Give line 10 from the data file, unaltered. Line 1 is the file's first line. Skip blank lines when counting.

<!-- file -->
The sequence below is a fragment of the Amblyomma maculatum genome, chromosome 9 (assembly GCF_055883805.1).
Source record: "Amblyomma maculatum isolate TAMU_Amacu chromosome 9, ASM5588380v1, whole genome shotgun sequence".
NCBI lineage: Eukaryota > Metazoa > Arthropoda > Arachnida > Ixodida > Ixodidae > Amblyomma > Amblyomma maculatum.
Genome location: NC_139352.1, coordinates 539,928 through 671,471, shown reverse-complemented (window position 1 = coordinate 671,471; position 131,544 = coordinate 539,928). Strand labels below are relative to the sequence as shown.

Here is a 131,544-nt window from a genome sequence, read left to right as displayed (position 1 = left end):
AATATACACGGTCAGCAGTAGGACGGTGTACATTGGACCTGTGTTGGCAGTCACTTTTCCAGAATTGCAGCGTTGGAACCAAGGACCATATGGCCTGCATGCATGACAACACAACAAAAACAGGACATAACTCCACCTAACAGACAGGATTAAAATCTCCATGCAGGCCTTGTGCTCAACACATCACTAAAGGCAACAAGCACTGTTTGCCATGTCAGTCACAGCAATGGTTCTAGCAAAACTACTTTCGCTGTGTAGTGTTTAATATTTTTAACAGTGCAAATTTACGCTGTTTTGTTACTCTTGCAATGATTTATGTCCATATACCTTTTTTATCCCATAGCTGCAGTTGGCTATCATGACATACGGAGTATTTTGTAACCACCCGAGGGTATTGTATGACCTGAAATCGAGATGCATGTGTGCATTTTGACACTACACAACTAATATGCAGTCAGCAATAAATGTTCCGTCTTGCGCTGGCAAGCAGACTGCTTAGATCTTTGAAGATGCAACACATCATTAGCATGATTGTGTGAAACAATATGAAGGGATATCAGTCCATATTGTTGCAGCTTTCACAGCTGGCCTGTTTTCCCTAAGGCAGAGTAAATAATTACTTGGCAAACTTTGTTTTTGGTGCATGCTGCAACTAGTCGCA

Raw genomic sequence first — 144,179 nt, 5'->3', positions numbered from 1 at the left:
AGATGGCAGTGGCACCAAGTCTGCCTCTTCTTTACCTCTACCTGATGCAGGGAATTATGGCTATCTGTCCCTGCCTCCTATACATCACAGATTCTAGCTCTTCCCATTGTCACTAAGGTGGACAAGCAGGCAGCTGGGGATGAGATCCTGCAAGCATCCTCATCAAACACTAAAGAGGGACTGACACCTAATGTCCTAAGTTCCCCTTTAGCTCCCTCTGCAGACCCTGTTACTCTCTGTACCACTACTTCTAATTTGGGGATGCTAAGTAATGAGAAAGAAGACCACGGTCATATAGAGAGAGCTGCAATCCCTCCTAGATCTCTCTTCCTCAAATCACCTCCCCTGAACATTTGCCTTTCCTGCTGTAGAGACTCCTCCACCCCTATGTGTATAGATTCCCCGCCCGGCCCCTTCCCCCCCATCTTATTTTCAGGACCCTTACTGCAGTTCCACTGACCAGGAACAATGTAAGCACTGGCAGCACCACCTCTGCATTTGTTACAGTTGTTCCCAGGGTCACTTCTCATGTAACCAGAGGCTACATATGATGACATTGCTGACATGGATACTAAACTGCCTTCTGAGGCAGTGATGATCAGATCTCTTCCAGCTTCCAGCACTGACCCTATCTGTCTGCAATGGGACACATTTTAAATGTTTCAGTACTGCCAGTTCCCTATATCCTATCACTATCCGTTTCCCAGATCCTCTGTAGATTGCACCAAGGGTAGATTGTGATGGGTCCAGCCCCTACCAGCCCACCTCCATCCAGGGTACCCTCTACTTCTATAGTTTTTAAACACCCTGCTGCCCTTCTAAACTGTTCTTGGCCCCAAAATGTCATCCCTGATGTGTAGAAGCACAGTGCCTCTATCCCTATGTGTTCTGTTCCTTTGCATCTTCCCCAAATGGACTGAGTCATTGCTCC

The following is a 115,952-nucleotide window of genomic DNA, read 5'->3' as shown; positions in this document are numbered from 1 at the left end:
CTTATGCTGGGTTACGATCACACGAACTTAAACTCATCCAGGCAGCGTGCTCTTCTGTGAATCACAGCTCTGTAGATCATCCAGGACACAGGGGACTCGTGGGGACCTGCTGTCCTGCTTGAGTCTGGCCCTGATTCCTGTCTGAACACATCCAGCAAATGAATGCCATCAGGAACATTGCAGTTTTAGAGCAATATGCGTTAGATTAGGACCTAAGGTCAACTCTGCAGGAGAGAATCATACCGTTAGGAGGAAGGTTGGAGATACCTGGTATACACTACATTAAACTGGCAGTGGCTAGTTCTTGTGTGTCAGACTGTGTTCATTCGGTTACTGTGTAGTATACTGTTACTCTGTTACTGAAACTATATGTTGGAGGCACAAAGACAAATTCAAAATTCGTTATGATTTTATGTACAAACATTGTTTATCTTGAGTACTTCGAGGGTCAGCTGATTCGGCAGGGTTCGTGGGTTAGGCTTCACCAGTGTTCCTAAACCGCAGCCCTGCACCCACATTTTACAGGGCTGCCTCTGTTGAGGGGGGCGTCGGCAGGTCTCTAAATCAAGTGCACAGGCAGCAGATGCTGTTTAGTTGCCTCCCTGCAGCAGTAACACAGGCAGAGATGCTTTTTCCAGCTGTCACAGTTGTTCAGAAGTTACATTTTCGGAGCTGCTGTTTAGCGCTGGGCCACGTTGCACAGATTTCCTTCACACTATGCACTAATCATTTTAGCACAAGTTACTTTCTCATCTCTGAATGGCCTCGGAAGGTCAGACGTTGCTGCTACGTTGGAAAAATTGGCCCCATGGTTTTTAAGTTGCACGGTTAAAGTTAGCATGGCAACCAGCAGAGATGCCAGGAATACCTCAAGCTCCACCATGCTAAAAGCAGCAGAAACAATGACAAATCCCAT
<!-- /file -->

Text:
CTTATGCTGGGTTACGATCACACGAACTTAAACTCATCCAGGCAGCGTGCTCTTCTGTGAATCACAGCTCTGTAGATCATCCAGGACACAGGGGACTCGTGGGGACCTGCTGTCCTGCTTGAGTCTGGCCCTGATTCCTGTCTGAACACATCCAGCAAATGAATGCCATCAGGAACATTGCAGTTTTAGAGCAATATGCGTTAGATTAGGACCTAAGGTCAACTCTGCAGGAGAGAATCATACCGTTAGGAGGAAGGTTGGAGATACCTGGTATACACTACATTAAACTGGCAGTGGCTAGTTCTTGTGTGTCAGACTGTGTTCATTCGGTTACTGTGTAGTATACTGTTACTCTGTTACTGAAACTATATGTTGGAGGCACAAAGACAAATTCAAAATTCGTTATGATTTTATGTACAAACATTGTTTATCTTGAGTACTTCGAGGGTCAGCTGATTCGGCAGGGTTCGTGGGTTAGGCTTCACCAGTGTTCCTAAACCGCAGCCCTGCACCCACATTTTACAGGGCTGCCTCTGTTGAGGGGGGCGTCGGCAGGTCTCTAAATCAAGTGCACAGGCAGCAGATGCTGTTTAGTTGCCTCCCTGCAGCAGTAACACAGGCAGAGATGCTTTTTCCAGCTGTCACAGTTGTTCAGAAGTTACATTTTCGGAGCTGCTGTTTAGCGCTGGGCCACGTTGCACAGATTTCCTTCACACTATGCACTAATCATTTTAGCACAAGTTACTTTCTCATCTCTGAATGGCCTCGGAAGGTCAGACGTTGCTGCTACGTTGGAAAAATTGGCCCCATGGTTTTTAAGTTGCACGGTTAAAGTTAGCATGGCAACCAGCAGAGATGCCAGGAATACCTCAAGCTCCACCATGCTAAAAGCAGCAGAAACAATGACAAATCCCAT